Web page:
Editor's note: Lee Siegel is author of, most recently, "Are You Serious: How to Be True and Get Real in the Age of Silly."
(CNN) -- Help me out. What's a word for feeling the pressure of a deadline but also pleasure in meeting it? I've got it -- plessure.
Nowadays, it seems that a new portmanteau -- a word that is a combination of two words -- pops up every hour or so.
You might have just met a frenemy for brunch -- a hybrid word going back decades -- where the two of you shared a cronut before distracting each other with a heated discussion of "Sharknado." Who knows? The discovery that you both experience spasms of affluenza could make for the beginning of a wonderful bromance.
Chillax, I'm not about to go on a curmudgeonly rant denouncing hybrid words. On the contrary, perhaps they herald a new phase in American verbal creativity.
Invented by French chef Dominique Ansel earlier this year, "cronuts" are a cross between croissants and doughnuts. In New York City, the pastry debuted in Ansel's Soho shop to big crowds. They were such a hit that a black market on Craigslist sprang up where one cronut can fetch as much as $40.
"Sharknado" is a SyFy TV movie about -- you guessed it -- a tornado that tosses man-eating sharks out of the sea onto land. The hashtag #Sharknado took Twitter by storm. Apparently, the word inspired the movie.
Is there a trend in the air? Familiar words are being reshuffled and transformed into dazzling new things.
We throw old words into new configurations in a rush to keep up with our faster pace of life, the same way we throw on the clothes nearest to us, no matter how mismatched, if we have to rush out of the house.
Maybe it has something to do with technology. The mind reels as it tries to keep up with all the scintillating gadgets and toys. BlackBerry and PCs seem so yesterday. Even IMs feel old compared to some of the newer chat programs. And now we have an explosion of apps where word play is child's play. Move over, Instagram and Pandora; make way for Snapchat, WhatsApp and NearMe.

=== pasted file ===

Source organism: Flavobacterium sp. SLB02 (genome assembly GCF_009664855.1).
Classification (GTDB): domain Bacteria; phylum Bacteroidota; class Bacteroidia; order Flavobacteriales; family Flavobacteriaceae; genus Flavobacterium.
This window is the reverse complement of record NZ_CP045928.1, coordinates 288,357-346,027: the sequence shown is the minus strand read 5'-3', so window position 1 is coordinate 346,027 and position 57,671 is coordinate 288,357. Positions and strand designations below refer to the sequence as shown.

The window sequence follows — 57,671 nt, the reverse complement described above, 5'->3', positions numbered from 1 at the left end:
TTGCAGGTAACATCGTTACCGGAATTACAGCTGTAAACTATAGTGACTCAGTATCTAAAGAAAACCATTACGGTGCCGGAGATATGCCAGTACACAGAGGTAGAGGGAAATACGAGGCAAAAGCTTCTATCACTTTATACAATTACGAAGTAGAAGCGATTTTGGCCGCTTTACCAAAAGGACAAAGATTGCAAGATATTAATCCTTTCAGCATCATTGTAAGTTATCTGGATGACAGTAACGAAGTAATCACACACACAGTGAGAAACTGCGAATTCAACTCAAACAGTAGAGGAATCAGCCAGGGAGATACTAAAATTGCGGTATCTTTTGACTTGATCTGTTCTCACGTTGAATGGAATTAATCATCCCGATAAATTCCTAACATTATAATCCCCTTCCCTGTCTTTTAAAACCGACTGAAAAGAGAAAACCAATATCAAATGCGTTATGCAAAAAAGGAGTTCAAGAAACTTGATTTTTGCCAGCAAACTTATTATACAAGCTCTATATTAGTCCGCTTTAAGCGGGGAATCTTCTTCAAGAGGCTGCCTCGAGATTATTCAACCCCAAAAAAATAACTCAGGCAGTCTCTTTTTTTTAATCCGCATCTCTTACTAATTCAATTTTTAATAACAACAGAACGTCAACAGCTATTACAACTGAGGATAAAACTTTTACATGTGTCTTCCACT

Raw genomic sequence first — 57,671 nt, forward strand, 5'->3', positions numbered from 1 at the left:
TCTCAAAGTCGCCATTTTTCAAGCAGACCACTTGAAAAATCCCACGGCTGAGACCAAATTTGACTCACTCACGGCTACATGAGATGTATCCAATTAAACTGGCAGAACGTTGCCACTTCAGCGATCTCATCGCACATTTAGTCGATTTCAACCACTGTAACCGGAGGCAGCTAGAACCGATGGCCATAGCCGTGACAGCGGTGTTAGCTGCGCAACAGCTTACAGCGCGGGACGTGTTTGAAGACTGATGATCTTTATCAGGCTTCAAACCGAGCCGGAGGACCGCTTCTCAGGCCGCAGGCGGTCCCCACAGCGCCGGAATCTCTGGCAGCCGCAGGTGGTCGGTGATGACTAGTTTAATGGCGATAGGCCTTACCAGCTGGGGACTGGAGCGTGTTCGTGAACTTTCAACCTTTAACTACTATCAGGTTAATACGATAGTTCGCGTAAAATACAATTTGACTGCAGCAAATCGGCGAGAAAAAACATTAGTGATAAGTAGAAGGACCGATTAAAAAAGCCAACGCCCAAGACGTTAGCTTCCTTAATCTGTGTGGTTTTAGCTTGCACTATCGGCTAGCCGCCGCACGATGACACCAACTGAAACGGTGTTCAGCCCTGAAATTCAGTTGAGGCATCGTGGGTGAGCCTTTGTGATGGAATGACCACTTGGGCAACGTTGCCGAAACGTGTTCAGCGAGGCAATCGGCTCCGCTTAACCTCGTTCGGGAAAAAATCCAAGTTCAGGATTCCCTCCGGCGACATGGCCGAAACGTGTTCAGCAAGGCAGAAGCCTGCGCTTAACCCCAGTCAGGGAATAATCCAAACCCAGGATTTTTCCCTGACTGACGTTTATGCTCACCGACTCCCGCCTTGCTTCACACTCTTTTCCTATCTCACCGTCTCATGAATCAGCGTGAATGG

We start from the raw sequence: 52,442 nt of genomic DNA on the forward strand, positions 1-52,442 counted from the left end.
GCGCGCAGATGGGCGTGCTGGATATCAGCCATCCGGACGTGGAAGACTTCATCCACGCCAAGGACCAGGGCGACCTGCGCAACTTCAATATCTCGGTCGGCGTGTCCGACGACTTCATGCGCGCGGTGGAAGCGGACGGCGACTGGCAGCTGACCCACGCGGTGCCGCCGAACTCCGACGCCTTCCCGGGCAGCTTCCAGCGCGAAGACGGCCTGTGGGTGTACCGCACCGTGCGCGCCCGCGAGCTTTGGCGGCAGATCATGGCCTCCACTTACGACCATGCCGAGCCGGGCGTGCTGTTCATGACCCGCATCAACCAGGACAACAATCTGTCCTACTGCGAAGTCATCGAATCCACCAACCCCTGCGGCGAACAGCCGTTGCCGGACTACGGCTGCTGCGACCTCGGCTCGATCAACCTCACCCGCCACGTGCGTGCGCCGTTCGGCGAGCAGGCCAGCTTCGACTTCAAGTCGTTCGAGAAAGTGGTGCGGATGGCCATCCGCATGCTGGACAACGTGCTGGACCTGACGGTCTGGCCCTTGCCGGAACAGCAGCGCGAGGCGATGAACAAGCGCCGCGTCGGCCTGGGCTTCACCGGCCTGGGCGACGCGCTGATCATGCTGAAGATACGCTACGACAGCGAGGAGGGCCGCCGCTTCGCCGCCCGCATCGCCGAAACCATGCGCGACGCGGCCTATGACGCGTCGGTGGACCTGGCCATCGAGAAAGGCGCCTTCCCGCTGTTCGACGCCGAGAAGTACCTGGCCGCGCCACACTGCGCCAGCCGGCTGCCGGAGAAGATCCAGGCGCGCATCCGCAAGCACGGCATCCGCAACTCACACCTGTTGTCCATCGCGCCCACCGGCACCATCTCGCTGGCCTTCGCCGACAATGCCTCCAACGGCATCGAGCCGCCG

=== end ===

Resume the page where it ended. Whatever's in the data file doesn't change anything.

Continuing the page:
You have to wonder if there isn't a little bit of nostalgia in the portmanteau craze. It's as if we are saying to all the changes: "Hold on! Don't throw the baby out with the bathwater!" (Don't be a ... throwbaby?)
Hybrid words come in many flavors. Some have an undertone of irony, and even cynicism, to them: anticipointment, Frankenfood, craptacular.
Twenty years ago, genetically modified food was the stuff of science fiction; hence Frankenfood was born.
The concepts behind "craptacular" and "anticipointment" -- the disappointment we feel after the anticipation aroused by hype has been deflated by reality -- are the product of jaded intelligences that see through the commercial artifice around them.
There is something almost decadent, and a little bit Roman, about our rising tide of portmanteaus. In the 17th century, a concept like "frenemy" might have been coined by some caustic French writer with an epigrammatic wit. You might even say that a hybrid is an epigram manque.
But, then, we are in a cultural phase now that seems more conceptual and visual. Words like "cronuts" or "Sharknado" conjure up hard-to-forget images. But will people remember them in 100 years? It depends on whether the words' meanings will still resonate with people. "Sharknado" will probably go the way of the movie it inspired, and cronut seems particularly well suited to NYC in 2013. But who knows? Cronuts could stay with us as long we eat them.
Some words like metrosexual or screenager say a lot about the way we live. We've all felt at one time or another as if we've fallen through the looking glass into some strange new world, where what was familiar to us even five years ago has been turned on its head.
It was, after all, Lewis Carroll's Humpty Dumpty who first coined the word "portmanteau" and defined it: "two meanings packed up into one word."
Unlike Mr. Dumpty, however, we are kept together by our hybrid words, or at least enabled to rearrange the broken pieces of our familiar experience into something we understand. Maybe the best thing about them is that, with their fusion of disparate words and ideas, they break down any notion of cultural purity.
In the end, they capture the most humane promise of American life: the only way through is together.
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The opinions expressed in this commentary are solely those of Lee Siegel.